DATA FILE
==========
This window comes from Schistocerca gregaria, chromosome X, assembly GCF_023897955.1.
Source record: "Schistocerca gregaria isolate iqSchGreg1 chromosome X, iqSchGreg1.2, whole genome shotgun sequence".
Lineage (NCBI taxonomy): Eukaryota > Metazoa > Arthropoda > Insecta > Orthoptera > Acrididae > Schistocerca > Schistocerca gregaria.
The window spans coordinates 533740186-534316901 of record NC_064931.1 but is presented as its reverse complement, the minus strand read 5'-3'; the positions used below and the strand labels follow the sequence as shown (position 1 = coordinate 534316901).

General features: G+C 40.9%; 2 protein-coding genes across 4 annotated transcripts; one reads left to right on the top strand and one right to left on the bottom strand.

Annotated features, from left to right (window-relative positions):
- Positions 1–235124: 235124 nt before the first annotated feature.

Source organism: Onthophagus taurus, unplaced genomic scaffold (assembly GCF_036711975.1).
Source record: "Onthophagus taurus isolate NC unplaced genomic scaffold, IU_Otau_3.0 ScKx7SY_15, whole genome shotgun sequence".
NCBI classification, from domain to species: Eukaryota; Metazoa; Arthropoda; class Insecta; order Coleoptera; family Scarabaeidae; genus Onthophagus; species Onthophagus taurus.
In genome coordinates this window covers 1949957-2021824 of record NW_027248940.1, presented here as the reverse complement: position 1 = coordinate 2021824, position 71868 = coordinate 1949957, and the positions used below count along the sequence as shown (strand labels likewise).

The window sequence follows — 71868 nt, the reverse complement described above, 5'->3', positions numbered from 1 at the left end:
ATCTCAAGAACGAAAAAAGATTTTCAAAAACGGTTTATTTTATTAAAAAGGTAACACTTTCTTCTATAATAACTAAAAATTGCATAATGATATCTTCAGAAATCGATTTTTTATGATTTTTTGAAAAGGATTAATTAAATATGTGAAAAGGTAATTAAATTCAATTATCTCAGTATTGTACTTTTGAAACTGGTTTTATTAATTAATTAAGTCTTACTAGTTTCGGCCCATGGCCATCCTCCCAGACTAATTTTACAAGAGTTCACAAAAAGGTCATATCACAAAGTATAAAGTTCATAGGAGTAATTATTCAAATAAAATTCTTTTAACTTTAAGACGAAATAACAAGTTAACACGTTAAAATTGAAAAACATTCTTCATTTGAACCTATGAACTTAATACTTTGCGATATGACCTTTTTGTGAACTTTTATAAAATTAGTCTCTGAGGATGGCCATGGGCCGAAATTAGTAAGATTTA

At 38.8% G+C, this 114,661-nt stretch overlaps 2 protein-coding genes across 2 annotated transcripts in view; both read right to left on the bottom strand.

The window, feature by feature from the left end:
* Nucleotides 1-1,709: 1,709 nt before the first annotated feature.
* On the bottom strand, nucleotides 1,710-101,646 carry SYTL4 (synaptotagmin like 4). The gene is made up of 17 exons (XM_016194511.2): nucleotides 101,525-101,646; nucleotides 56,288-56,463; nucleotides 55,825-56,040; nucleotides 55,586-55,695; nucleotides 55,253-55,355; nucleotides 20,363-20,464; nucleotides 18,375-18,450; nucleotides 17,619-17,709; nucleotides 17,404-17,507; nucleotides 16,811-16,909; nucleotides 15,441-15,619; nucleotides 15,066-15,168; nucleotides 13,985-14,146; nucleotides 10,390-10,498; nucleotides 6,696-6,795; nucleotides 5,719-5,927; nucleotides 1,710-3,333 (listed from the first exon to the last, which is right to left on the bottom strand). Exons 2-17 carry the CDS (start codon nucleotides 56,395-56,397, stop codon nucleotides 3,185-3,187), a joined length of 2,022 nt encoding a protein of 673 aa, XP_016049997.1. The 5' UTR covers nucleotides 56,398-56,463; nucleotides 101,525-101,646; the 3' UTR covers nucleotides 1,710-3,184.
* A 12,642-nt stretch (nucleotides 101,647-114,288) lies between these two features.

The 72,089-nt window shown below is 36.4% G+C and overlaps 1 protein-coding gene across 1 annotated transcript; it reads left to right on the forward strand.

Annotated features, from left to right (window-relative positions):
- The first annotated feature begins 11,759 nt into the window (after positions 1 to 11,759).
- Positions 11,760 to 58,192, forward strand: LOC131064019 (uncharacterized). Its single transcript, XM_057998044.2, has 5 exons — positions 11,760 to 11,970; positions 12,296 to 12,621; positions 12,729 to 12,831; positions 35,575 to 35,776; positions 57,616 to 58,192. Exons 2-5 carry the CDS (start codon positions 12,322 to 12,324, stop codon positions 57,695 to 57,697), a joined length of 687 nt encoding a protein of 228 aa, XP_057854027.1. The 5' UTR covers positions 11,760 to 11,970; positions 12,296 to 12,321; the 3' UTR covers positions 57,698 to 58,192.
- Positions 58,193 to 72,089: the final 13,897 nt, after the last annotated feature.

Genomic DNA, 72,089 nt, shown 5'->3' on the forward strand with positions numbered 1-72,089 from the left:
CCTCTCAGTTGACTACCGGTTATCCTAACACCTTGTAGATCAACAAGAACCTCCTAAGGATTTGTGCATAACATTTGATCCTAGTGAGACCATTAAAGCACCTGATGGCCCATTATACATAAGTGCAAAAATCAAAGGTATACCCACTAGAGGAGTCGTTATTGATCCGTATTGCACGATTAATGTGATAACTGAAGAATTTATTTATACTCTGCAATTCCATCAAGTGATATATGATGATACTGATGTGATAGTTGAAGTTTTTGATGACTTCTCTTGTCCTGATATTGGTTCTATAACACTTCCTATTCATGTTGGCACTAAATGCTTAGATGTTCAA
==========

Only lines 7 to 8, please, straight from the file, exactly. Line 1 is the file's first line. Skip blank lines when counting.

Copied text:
- Positions 1–235124: 235124 nt before the first annotated feature.

Source organism: Onthophagus taurus, unplaced genomic scaffold (assembly GCF_036711975.1).